Types of Cells in Segmentation Processes

Cells involved in the segmentation process are by nature pluripotent cells. Nascent segments go through a stage characterized by an undifferentiated morphological unit, which is of course composed of undifferentiated cells. These cells will go on to form precursors of multiple different organs and structures. As with other aspects of segmentation, our understanding of the specific identity of these cells is fairly limited, and there is almost no work dividing these cells into different cell types.

The exceptions to this gap in our understanding are the stem cells in malacos- tracan crustaceans and in clitellate annelids, already mentioned earlier. In these cases, there are detailed fate maps, and the individual cells are known and identified (Dohle and Scholtz, 1988; Lans et al, 1993; Gerberding and Scholtz, 1999; Kuo and Shankland, 2004). In malacostracans they include a number of ectodermal stem cells (ectoteloblasts) and a smaller number of mesodermal stem cells (mesoteloblasts). The ectoteloblasts are all roughly equivalent in behavior, and in many cases there is a fixed number of them. They are symmetrically arranged on two sides of the midline, with one cell being median and unpaired. There is no median mesoteloblast. The first two rounds of division of the daughter cells generate four rows of cells for each division of the ectoteloblasts and the mesoteloblasts. These cells remain morphologically identical, and only start to differentiate in subsequent divisions.

In clitellates, there are ten teloblasts, two of these are mesoteloblasts and eight are ectoteloblasts. Each of these cells generates a distinct lineage (with symmetrical cells being identical), with different cell fates. Thus, compared with the situation in malacostracans, the teloblasts are not as pluripotent.

Vertebrate somites are already dedicated mesodermal structures, which differentiate into a series of distinct cell fates, in a regulated regionalized manner, shortly after the somites are formed. The source of the somite cells is a series of cells known as neuromesodermal progenitors (NMPs; see Chapter 5 for a detailed discussion). These cells originate in the tailbud, and they are unusual in not being committed to a specific germ layer, even after gastrulation. As their name suggests, some of them become committed to ectodermal fate and become part of the neural tube, whereas others become committed to mesodermal fate and form the somites. The NMP cells behave like stem cells, and although they cannot be said to be totipotent, they have a range of developmental fates.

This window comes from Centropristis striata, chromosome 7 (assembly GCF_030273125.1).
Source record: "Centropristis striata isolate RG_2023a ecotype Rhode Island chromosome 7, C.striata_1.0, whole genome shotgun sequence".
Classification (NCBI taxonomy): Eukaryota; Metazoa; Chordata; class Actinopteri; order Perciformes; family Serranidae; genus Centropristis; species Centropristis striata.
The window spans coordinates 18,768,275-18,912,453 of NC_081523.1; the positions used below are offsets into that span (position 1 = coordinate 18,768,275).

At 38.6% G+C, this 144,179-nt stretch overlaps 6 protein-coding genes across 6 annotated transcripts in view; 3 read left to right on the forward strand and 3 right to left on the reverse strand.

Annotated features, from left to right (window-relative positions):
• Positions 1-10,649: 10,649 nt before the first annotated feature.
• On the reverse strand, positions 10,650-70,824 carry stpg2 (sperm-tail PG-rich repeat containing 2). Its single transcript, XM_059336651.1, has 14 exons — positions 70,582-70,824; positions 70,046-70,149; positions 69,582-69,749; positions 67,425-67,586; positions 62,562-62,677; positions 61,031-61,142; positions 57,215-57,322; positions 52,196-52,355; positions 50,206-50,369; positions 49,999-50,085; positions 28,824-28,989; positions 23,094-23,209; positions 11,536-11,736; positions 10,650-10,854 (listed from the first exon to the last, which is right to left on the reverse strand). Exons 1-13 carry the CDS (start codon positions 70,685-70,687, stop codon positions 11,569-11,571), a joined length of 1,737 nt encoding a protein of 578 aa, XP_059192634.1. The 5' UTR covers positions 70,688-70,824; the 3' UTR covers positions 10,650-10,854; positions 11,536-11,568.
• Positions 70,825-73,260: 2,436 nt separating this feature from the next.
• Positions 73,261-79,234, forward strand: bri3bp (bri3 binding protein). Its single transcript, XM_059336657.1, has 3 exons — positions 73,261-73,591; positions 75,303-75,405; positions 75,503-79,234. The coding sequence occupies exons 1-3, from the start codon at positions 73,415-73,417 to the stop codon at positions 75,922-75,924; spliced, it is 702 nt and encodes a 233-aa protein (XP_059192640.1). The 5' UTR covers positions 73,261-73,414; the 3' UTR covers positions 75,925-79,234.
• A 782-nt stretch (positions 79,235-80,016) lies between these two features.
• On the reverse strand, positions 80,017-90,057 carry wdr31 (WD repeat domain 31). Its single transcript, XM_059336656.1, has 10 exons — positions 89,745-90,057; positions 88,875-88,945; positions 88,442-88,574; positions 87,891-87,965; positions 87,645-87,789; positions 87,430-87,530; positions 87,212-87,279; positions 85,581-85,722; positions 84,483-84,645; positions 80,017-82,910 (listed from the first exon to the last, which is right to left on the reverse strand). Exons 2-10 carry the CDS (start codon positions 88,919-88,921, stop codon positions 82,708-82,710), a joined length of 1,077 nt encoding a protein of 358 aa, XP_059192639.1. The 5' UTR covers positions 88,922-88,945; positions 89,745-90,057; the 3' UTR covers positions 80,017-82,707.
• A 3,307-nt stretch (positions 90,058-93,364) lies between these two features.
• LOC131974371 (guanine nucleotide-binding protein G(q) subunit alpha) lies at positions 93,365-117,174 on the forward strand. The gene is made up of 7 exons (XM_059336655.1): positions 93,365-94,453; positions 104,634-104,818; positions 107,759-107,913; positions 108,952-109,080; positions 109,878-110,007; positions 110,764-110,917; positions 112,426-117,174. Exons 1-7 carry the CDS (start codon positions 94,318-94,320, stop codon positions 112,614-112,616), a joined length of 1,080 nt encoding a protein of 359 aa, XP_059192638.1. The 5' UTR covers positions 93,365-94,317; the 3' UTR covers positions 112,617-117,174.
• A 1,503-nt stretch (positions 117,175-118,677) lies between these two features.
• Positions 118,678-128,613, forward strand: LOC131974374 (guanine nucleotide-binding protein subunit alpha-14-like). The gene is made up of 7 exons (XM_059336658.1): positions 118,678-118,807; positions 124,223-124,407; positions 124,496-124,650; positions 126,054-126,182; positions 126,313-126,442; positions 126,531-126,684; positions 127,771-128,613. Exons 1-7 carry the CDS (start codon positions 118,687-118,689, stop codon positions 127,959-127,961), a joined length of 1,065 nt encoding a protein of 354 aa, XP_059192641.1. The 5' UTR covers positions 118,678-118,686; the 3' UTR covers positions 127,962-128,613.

Stem cells are involved in post-traumatic segmentation in organisms that can regenerate axial structures (most notably annelids; see Chapter 10). These stem cells can come either from reserve stem cells that remain in the organisms’ tissues post- embryonically or from dedifferentiation of somatic cells. They proliferate and differentiate to regenerate all of the required adult structures (Bely et al., 2014; Zattara and Bely, 2016).

Cell lineage studies of segmental cells have mostly been performed on those species that have stereotypical stem cell division patterns (e.g., malacostracan crustaceans and leeches; Lans et al., 1993; Gerberding et al., 2002; Wolff and Scholtz, 2002; Alwes et al., 2011). There are almost no studies following the fates of cells within the undifferentiated proto-segment or the pre-segmental domains. Although it is clear that the cells in the arthropod growth zone end up in the differentiated segments (Nakamoto et al., 2015; Auman et al., 2017), there is no mapping of which cells end up where. Thus, there is currently no way to identify differing cell fates within the arthropod growth zone or nascent segment. The same is true for most other taxa.

 
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